In the initial stages of the disease, a patient may report nothing more than flu-like symptoms. But as the infection disseminates throughout the body, a host of issues could arise that may seem unrelated to one another. Some of the more common complaints a Lyme patient may have include (but aren’t limited to): unrelenting fatigue, joint pain, widespread muscle pain, disordered sleep, depression, brain fog, fevers, chills, sweating, and Bell’s palsy.
3. Not all patients will remember a tick bite or rash.
ILADS reports less than 50 percent of patients with Lyme disease remember seeing a tick bite or a bull’s-eye rash (erythema migrans). If a patient presents with a bull’s-eye rash, the rash is indicative of Lyme disease.
4. There is more than one school of thought when it comes to the diagnosis and treatment of Lyme disease.
The diagnosis and treatment of this illness are contentious points that divides many healthcare professionals. As a result, two philosophies have emerged on how to diagnose and treat this disease–the IDSA and ILADS. The IDSA maintains a strict adherence to their guidelines that those who test positive for the illness should undergo antibiotic therapy. On the other hand, ILADS believes that due to inadequate testing, a clinician’s clinical judgment can assess who needs to be treated and with what means. While the IDSA has expressed concern regarding the overuse of antibiotics, ILADS believes the decision on how to treat patients should be based on factors such as the risks to patients, their quality of life, and financial costs. It should be noted that the ILADS treatment guidelines are the only guidelines currently listed on the National Guideline Clearinghouse (NGC), a public database of evidence-based treatment guidelines for healthcare professionals and insurance companies.
In conclusion, the more information you have regarding signs, symptoms, and treatment options for Lyme disease and associated tick-borne infections, the more you can advocate in the best interest of your patients on this controversial issue.
On a typical workday in the hospital, I was chatting with my coworker (a physical therapist who we’ll refer to as “Robin”) about taking a continuing education class together. Robin wanted to earn some extra income, and she felt the training she’d get from the course would provide her with that opportunity. She was looking for a friend to accompany her to the class and thought I might be interested. I told her I’d think about it and get back to her the next day when we’d both be stuck working the Saturday shift together. Saturday arrived, and with an influx of overnight patient admissions, we were swamped. I’d had no chance to talk with Robin about the continuing education class. When our paths finally crossed, our conversation went something like this:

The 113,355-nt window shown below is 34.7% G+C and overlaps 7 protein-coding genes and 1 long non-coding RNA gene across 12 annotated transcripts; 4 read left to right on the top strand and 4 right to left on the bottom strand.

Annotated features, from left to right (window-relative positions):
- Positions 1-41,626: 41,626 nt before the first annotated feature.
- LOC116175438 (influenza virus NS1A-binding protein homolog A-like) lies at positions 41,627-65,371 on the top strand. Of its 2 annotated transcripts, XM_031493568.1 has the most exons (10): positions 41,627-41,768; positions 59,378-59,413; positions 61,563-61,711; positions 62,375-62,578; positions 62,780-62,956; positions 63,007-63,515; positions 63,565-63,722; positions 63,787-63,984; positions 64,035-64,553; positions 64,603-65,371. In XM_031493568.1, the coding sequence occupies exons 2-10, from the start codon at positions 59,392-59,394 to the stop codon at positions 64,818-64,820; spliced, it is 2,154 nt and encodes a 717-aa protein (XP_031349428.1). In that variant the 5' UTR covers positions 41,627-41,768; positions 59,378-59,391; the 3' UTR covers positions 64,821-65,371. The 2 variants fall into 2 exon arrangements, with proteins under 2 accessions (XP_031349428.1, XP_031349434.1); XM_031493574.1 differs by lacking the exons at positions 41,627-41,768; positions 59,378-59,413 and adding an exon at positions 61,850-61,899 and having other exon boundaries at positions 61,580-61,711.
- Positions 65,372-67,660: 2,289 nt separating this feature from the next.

Me: I’m finished, Robin. I’ll see you next week.
Robin: Aren’t you going to see the patient that just came in an hour ago?
Me: I checked, but there weren’t any orders for occupational therapy. So, I’ll put her on the list for tomorrow.
Robin: Well, you need to see her today!
Me: I can’t see her today. There are no orders.
Robin: Doesn’t matter. But whatever. It’s your head on the chopping block.
Me: I’m not doing anything wrong, Robin. There are no orders for my services, and I can’t see a patient without orders. I’ll see you next week.
When I returned to work the following week, Robin’s whole attitude toward me had drastically changed. She was pointing at me and whispering to others, laughing when I walked passed her, intentionally ignoring me, and not discussing patients’ discharge plans with me. Confused, I kindly confronted her. “Is there something wrong?” I asked her. “Yeah, you,” she responded. “Don’t try to be nice when you talk to me. It’s fake. In fact, don’t talk to me at all.”
I was shocked by her response, but I maintained my composure. Later in the day, I mentioned Robin’s abrupt change in demeanor towards me to my manager. He brushed it off and said, “That’s just Robin.” For the next six months, I endured Robin’s bullying behavior towards me, and I hated going to work. Suddenly, Robin was gone; she’d moved away (thankfully), and we never spoke again. While I never compromised my integrity, I always wished I would have done more to stand up to her bullying in the workplace.
Unfortunately, workplace bullying isn’t as rare as we would like to think, and it’s one of the reasons nurses consider leaving the profession. Below are some tips on how to handle workplace bullying in the hopes that you will be better equipped than I was to handle this challenging situation.
1. Insist that supervisors, managers, and hospital administrators listen to you.